The demographics of same-sex „marriages“ in Norway and Sweden
The present study provides an investigation of the demographics of same-sex marriages, or registered partnerships (“registrerade partnerskap”), in Norway and Sweden. We give an overview of the demographic characteristics of such spouses, and study patterns in divorce risks. A comparison with similar dynamics of heterosexual marriages is provided. Our study is based on longitudinal information from the population registers of the two countries covering all persons in partnerships. Our demographic analyses involve information on characteristics such as age, sex, geographical background, experience of previous opposite-sex marriage, biological parenthood, and educational attainment of the partners involved. We find that in many respects the distributions of married populations over these characteristics differ by the sex composition of couples. Patterns in divorce risks are quite similar in same-sex and opposite-sex marriages, but divorce-risk levels are considerably higher in same-sex partnerships. The divorce risk in female partnerships is practically double that of the risk in partnerships of men.
References listed on IDEAS
Please report citation or reference errors to , or , if you are the registered author of the cited work, log in to your RePEc Author Service profile, click on "citations" and make appropriate adjustments.:
- Marika Jalovaara, 2002. "Socioeconomic differentials in divorce risk by duration of marriage," Demographic Research, Max Planck Institute for Demographic Research, Rostock, Germany, vol. 7(16), pages 537-564, November.
- Dan Black & Gary Gates & Seth Sanders & Lowell Taylor, 2000.
"Demographics of the gay and lesbian population in the United States: Evidence from available systematic data sources,"
Springer;Population Association of America (PAA), vol. 37(2), pages 139-154, May.
- Dan Black & Gary Gates & Seth Sanders & Lowell Taylor, 1999. "Demographics of the Gay and Lesbian Population in the United States: Evidence from Available Systematic Data Sources," Center for Policy Research Working Papers 12, Center for Policy Research, Maxwell School, Syracuse University.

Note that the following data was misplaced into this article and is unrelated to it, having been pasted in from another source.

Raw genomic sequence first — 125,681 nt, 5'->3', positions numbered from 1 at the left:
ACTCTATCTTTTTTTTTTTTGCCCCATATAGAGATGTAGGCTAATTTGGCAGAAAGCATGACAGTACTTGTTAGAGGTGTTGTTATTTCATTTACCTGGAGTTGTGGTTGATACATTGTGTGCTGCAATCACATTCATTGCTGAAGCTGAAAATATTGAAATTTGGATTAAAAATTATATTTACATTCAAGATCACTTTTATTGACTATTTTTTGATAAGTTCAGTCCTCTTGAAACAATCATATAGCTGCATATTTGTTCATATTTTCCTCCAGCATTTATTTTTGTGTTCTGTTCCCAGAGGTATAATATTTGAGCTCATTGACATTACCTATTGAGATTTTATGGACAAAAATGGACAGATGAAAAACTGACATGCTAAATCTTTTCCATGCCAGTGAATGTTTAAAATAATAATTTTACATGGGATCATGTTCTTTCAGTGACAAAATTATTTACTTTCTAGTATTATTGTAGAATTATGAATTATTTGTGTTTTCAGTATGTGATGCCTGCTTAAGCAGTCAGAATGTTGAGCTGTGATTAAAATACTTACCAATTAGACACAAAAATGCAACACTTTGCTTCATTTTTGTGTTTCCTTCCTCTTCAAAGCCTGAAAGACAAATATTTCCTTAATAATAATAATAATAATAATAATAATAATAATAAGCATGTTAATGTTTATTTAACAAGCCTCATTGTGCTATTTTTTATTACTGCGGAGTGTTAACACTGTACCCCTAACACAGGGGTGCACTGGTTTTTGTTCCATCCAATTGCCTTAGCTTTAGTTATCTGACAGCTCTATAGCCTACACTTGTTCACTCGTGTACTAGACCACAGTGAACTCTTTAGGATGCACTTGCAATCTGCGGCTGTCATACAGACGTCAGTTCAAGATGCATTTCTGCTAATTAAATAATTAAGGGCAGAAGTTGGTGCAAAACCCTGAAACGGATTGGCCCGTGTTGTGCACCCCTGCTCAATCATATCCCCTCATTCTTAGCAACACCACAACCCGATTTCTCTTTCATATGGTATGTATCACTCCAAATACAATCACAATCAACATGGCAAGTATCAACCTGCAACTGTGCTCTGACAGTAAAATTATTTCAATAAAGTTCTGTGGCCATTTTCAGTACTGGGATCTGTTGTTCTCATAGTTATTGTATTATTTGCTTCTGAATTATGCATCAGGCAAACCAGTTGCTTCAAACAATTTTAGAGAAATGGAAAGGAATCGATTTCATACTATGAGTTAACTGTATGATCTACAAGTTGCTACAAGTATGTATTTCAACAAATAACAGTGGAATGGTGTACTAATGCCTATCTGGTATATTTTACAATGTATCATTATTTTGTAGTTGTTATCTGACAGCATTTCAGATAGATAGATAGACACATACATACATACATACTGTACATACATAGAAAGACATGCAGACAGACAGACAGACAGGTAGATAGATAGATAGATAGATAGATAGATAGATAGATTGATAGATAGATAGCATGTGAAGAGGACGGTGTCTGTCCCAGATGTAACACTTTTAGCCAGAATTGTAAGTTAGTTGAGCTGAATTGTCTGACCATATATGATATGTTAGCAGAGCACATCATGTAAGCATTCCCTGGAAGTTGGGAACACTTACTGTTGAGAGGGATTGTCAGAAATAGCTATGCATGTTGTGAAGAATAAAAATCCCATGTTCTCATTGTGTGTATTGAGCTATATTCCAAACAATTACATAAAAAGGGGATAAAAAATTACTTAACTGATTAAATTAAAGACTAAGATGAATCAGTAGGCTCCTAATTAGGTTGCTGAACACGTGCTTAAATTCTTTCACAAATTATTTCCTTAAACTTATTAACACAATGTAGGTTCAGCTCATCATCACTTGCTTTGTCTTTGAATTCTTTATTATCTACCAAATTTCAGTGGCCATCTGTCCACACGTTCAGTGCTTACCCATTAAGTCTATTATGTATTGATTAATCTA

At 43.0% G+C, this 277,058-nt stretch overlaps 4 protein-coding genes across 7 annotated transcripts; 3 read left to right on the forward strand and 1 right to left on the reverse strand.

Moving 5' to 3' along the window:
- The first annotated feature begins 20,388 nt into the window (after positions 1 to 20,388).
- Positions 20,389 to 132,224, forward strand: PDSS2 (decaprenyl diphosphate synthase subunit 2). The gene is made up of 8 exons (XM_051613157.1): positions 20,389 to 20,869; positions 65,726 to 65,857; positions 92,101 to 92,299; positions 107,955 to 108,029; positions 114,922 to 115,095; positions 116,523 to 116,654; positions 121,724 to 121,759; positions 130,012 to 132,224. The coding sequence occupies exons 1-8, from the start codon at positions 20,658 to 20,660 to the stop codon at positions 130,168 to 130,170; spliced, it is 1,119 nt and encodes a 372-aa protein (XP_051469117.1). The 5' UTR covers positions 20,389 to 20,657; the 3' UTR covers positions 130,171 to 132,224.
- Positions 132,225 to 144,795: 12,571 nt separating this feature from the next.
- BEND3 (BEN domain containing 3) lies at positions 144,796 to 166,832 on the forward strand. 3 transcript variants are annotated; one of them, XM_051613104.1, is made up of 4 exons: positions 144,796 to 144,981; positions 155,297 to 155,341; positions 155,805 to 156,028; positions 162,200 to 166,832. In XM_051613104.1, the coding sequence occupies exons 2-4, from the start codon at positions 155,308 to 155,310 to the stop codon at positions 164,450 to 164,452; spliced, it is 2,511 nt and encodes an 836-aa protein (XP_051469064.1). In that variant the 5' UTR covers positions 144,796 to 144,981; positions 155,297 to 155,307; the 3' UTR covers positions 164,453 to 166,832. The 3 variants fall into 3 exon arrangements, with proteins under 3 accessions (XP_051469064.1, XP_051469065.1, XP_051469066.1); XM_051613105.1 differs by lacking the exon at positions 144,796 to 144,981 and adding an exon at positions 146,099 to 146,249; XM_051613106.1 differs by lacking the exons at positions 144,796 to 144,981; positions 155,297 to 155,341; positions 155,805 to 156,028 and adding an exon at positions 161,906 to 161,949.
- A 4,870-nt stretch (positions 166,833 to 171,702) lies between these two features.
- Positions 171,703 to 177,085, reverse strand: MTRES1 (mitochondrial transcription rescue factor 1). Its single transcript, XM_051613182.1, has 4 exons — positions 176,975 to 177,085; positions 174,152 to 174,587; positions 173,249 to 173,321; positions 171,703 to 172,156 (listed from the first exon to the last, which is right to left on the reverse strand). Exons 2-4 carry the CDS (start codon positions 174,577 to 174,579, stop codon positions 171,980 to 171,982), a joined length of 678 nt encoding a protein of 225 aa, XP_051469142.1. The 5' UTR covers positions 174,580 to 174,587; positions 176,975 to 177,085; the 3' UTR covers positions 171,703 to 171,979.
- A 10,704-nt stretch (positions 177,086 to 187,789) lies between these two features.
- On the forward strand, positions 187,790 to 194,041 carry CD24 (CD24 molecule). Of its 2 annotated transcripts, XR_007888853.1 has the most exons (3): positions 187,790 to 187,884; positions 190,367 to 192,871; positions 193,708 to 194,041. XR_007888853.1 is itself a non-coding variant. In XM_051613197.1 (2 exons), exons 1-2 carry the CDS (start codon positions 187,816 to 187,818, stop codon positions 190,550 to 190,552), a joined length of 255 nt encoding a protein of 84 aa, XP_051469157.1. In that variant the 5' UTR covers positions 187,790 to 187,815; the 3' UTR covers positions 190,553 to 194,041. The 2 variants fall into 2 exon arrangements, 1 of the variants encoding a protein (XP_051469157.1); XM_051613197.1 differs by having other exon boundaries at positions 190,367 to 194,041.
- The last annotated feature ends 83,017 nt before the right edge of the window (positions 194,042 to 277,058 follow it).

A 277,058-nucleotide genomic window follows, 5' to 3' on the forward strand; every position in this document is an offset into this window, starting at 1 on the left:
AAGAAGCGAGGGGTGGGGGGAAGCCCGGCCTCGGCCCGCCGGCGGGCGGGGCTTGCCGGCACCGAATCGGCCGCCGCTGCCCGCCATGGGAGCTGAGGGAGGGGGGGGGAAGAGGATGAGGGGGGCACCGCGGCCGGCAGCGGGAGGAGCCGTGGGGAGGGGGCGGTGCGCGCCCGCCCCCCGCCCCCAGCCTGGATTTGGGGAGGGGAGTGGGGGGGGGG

- Black, Dan & Gates, Gary & Sanders, Seth & Taylor, Lowell, 2002. "Why Do Gay Men Live in San Francisco?," Journal of Urban Economics, Elsevier, vol. 51(1), pages 54-76, January.
- Erik Plug & Peter Berkhout, 2004. "Effects of sexual preferences on earnings in the Netherlands," Journal of Population Economics, Springer;European Society for Population Economics, vol. 17(1), pages 117-131, February.
- Plug, Erik & Berkhout, Peter, 2001. "Effects of Sexual Preferences on Earnings in the Netherlands," IZA Discussion Papers 344, Institute for the Study of Labor (IZA).
- Dan A. Black & Hoda R. Makar & Seth G. Sanders & Lowell J. Taylor, 2003. "The Earnings Effects of Sexual Orientation," ILR Review, Cornell University, ILR School, vol. 56(3), pages 449-469, April.
- Lisa Jepsen & Christopher Jepsen, 2002. "An empirical analysis of the matching patterns of same-sex and opposite-sex couples," Demography, Springer;Population Association of America (PAA), vol. 39(3), pages 435-453, August.
- Gray, Ronald & Leridon, Henri & Spira, Alfred (ed.), 1993. "Biomedical and Demographic Determinants of Reproduction," OUP Catalogue, Oxford University Press, number 9780198283713. Full references (including those not matched with items on IDEAS)
When requesting a correction, please mention this item's handle: RePEc:dem:wpaper:wp-2004-018. See general information about how to correct material in RePEc.
For technical questions regarding this item, or to correct its authors, title, abstract, bibliographic or download information, contact: (Peter Wilhelm)
If you have authored this item and are not yet registered with RePEc, we encourage you to do it here. This allows to link your profile to this item. It also allows you to accept potential citations to this item that we are uncertain about.
If references are entirely missing, you can add them using this form.
If the full references list an item that is present in RePEc, but the system did not link to it, you can help with this form.
If you know of missing items citing this one, you can help us creating those links by adding the relevant references in the same way as above, for each refering item. If you are a registered author of this item, you may also want to check the "citations" tab in your profile, as there may be some citations waiting for confirmation.
Please note that corrections may take a couple of weeks to filter through the various RePEc services.